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  • 4
    Publication Date: 2018-09-27
    Type: Dataset
    Format: text/tab-separated-values, 178 data points
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  • 5
    Publication Date: 2019-04-16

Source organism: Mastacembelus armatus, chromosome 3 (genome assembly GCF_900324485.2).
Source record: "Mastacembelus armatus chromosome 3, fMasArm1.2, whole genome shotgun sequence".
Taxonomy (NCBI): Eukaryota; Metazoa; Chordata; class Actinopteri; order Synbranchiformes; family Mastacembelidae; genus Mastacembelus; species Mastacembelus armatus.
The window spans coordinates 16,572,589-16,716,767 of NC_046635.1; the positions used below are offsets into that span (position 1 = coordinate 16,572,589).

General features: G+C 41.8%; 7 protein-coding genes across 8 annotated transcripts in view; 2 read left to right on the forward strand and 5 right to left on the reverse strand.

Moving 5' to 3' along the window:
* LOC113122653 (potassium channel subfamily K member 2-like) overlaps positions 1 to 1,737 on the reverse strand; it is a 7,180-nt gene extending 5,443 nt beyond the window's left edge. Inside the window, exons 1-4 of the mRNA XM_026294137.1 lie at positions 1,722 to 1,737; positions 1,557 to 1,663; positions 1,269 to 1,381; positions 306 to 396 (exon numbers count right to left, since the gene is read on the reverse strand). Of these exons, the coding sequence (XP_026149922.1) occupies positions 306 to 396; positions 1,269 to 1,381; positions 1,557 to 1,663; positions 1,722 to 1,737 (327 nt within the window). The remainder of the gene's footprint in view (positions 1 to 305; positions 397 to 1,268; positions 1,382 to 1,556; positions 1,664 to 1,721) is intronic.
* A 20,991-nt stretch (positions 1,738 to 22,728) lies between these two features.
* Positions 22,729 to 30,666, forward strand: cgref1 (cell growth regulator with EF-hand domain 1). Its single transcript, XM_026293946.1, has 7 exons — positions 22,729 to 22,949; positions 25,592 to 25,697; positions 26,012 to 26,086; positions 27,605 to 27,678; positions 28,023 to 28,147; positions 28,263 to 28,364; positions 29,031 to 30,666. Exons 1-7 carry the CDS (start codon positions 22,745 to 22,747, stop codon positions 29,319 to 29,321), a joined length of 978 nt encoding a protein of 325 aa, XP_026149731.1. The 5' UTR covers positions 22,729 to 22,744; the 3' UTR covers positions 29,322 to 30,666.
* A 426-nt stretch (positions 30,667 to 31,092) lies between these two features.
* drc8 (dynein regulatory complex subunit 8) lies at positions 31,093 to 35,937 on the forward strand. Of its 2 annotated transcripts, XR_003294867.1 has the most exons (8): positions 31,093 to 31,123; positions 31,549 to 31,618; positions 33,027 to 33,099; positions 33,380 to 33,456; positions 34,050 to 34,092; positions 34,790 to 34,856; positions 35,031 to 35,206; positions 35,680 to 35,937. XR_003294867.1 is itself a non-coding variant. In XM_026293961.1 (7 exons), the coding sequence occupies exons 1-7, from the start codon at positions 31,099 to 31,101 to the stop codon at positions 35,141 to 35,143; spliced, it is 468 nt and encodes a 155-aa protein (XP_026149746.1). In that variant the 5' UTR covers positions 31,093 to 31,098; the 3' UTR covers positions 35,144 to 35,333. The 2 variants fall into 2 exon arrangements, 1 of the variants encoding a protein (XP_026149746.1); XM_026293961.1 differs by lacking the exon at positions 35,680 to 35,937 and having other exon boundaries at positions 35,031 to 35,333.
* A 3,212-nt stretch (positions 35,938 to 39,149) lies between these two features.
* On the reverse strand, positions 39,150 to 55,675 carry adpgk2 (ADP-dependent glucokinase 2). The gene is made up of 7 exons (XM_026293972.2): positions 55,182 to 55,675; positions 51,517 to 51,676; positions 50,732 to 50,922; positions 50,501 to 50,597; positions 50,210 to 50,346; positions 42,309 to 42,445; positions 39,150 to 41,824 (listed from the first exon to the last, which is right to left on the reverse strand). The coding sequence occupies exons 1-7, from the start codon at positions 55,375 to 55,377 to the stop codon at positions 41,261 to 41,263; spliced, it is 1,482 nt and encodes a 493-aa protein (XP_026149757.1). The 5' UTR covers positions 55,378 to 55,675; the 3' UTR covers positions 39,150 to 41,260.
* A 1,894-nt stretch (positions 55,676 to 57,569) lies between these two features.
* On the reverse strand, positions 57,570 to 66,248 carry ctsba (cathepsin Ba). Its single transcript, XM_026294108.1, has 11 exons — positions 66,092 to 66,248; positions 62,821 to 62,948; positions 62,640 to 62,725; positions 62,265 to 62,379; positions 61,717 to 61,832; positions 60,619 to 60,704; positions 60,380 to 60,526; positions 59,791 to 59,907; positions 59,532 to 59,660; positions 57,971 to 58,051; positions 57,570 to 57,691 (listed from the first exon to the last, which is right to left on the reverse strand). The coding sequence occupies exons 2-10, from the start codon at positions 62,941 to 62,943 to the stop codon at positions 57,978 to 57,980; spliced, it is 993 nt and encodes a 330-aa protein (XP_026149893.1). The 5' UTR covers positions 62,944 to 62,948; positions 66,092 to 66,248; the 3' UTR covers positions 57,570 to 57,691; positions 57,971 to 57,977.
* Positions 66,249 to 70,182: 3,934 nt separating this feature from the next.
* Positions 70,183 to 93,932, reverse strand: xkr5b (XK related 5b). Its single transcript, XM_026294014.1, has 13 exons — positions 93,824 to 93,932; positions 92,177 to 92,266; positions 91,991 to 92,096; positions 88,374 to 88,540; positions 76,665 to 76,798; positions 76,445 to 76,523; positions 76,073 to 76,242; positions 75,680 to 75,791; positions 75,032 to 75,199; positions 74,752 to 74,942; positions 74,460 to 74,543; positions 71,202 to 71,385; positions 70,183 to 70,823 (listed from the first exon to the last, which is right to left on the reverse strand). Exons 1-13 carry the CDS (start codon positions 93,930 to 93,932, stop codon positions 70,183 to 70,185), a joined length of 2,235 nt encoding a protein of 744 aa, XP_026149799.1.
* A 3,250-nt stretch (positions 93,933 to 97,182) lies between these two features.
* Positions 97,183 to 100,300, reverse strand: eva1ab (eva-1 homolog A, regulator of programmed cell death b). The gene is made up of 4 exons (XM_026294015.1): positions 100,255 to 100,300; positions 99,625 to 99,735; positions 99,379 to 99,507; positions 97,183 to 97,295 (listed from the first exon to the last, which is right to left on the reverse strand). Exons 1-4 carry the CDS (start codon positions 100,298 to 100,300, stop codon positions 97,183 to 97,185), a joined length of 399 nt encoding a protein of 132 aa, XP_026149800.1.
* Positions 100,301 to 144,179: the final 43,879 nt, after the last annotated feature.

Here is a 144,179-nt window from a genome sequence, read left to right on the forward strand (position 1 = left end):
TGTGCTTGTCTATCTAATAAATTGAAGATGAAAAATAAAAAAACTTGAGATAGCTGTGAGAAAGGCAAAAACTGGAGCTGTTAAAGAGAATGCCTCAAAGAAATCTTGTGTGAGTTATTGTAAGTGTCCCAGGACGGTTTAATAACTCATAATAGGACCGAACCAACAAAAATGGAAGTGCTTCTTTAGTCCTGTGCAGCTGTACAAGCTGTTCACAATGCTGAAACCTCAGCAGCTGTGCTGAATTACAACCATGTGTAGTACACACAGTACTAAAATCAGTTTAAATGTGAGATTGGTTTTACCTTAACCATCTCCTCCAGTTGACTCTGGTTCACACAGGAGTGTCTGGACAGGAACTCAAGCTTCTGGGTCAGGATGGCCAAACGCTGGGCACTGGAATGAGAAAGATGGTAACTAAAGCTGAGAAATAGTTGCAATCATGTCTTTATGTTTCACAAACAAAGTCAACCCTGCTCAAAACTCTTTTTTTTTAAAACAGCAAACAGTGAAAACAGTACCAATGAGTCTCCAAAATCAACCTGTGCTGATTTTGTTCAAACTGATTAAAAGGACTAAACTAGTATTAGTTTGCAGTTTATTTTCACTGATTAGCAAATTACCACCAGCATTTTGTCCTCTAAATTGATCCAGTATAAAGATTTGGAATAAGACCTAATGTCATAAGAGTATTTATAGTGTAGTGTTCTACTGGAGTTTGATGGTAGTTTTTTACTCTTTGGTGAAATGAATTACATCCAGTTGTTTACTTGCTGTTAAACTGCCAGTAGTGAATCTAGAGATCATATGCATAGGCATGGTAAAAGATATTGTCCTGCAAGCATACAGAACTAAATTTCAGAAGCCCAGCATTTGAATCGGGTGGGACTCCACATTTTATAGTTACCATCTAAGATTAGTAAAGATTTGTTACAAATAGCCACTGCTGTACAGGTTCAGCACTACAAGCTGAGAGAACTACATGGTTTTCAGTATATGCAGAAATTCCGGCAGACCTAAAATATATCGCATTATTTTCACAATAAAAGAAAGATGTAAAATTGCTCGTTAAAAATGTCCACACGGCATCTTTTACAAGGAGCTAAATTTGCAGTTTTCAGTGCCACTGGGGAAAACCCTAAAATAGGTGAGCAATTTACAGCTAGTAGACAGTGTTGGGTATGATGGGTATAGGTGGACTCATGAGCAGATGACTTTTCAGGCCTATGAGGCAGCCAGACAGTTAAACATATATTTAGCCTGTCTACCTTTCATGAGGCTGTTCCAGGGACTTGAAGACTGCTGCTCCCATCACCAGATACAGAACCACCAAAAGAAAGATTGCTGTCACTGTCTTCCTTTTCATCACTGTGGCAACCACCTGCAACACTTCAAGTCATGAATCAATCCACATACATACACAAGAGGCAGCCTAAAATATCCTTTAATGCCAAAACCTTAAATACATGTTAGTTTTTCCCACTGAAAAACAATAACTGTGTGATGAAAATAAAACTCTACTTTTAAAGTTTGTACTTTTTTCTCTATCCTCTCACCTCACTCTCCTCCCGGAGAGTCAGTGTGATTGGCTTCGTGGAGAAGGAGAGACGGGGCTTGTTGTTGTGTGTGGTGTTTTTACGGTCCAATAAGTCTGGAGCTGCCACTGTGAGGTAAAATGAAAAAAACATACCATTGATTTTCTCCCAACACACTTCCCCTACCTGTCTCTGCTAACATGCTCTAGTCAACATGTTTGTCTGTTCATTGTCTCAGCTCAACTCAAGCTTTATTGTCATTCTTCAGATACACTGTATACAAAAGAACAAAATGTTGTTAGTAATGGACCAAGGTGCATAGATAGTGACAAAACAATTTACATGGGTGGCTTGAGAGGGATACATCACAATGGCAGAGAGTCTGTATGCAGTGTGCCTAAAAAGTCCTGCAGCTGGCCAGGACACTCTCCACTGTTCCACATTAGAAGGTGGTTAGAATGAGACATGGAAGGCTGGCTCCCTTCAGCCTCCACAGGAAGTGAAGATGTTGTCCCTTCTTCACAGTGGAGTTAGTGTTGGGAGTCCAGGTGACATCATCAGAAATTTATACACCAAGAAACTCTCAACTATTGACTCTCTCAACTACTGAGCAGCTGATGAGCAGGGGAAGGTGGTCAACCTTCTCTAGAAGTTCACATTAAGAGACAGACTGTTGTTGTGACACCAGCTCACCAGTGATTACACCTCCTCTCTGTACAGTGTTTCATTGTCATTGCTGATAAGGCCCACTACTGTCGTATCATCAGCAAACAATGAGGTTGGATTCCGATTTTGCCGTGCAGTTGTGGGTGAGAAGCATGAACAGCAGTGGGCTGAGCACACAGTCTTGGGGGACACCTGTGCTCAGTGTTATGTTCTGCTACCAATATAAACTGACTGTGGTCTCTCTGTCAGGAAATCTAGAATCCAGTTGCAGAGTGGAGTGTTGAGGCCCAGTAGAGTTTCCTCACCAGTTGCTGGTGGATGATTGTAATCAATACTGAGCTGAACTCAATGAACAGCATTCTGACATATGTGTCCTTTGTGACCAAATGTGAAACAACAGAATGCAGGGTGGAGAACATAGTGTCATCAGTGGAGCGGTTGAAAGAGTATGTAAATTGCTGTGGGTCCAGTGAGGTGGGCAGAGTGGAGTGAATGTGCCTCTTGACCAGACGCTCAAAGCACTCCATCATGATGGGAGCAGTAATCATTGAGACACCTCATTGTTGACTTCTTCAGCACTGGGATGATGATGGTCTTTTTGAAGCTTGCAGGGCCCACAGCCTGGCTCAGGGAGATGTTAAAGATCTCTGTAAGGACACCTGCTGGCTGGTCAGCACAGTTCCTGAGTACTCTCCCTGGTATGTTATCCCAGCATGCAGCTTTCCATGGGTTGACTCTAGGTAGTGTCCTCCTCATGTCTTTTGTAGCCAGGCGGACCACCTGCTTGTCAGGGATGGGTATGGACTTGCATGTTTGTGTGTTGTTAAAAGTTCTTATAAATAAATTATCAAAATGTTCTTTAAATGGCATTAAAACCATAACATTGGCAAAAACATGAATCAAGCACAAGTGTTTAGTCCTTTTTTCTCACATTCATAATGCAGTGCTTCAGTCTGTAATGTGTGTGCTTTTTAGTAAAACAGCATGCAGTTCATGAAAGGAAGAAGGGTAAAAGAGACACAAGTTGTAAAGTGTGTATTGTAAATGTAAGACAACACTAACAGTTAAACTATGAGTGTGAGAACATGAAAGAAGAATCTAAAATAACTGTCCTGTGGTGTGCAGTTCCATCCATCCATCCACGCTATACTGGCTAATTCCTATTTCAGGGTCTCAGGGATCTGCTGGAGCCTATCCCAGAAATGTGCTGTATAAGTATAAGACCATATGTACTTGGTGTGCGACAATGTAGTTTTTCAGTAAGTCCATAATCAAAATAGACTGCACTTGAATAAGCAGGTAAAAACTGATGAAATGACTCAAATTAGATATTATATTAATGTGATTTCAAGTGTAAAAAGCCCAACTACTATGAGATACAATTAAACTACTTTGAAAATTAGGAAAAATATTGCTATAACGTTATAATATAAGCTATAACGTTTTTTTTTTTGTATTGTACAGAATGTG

Description: The compatibility of vanadium (V) during mantle melting is a function of oxygen fugacity (fO2): at high fO2's, V becomes more incompatible. The prospects and limitations of using the V content of peridotites as a proxy for paleo-fO2 at the time of melt extraction were investigated here by assessing the uncertainties in V measurements and the sensitivity of V as a function of degree of melt extracted and fO2. V-MgO and V-Al2O3 systematics were found to be sensitive to fO2 variations, but consideration of the uncertainties in measurements and model parameters indicates that V is sensitive only to relative fO2 differences greater than ~2 log units. Post-Archean oceanic mantle peridotites, as represented by abyssal peridotites and obducted massif peridotites, have V-MgO and -Al2O3 systematics that can be modeled by 1.5 GPa melting between FMQ - 3 and FMQ - 1. This is consistent with fO2's of the mantle source for mid-ocean ridge basalts (MORBs) as determined by the Fe3+ activity of peridotitic minerals and basaltic glasses. Some arc-related peridotites have slightly lower V for a given degree of melting than oceanic mantle peridotites, and can be modeled by 1.5 GPa melting at fO2's as high as FMQ. However, the majority of arc-related peridotites have V-MgO systematics overlapping that of oceanic mantle peridotites, suggesting that although some arc mantle may melt under slightly oxidizing conditions, most arc mantle does not. The fact that thermobarometrically determined fO2's in arc peridotites and lavas can be significantly higher than that inferred from V systematics, suggests that V retains a record of the fO2 during partial melting, whereas the activity of Fe3+ in arc peridotitic minerals and lavas reflect subsequent metasomatic overprints and magmatic differentiation/emplacement processes, respectively. Peridotites associated with middle to late Archean cratonic mantle are characterized by highly variable V-MgO systematics. Tanzanian cratonic peridotites have V systematics indistinguishable from post-Archean oceanic mantle and can be modeled by 3 GPa partial melting at ~FMQ - 3. In contrast, many South African and Siberian cratonic peridotites have much lower V contents for a given degree of melting, suggesting at first glance that partial melting occurred at high fO2's. More likely, however, their unusually low V contents for a given degree of melting may be artifacts of excess orthopyroxene, a feature that pervades many South African and Siberian peridotites but not the Tanzanian peridotites. This is indicated by the fact that the V contents of South African and Siberian peridotites are correlated with increases in SiO2 content, generating data arrays that cannot be modeled by partial melting but can instead be generated by the addition of orthopyroxene through processes unrelated to primary melt depletion. Correction for orthopyroxene addition suggests that the South African and Siberian peridotites have V-MgO systematics similar to those of Tanzanian peridotites. Thus, if the Tanzanian peridotites represent the original partial melting residues, and if the South African and Siberian peridotites have been modified by orthopyroxene addition, then there is no indication that Archean cratonic mantle formed under fO2's significantly greater than that of modern oceanic mantle. Instead, the fO2's inferred from the V systematics in these three cratonic peridotite suites are within range of modern oceanic mantle. This also suggests that the transition from a highly reducing mantle in equilibrium with a metallic core to the present oxidized state must have occurred by late Archean times.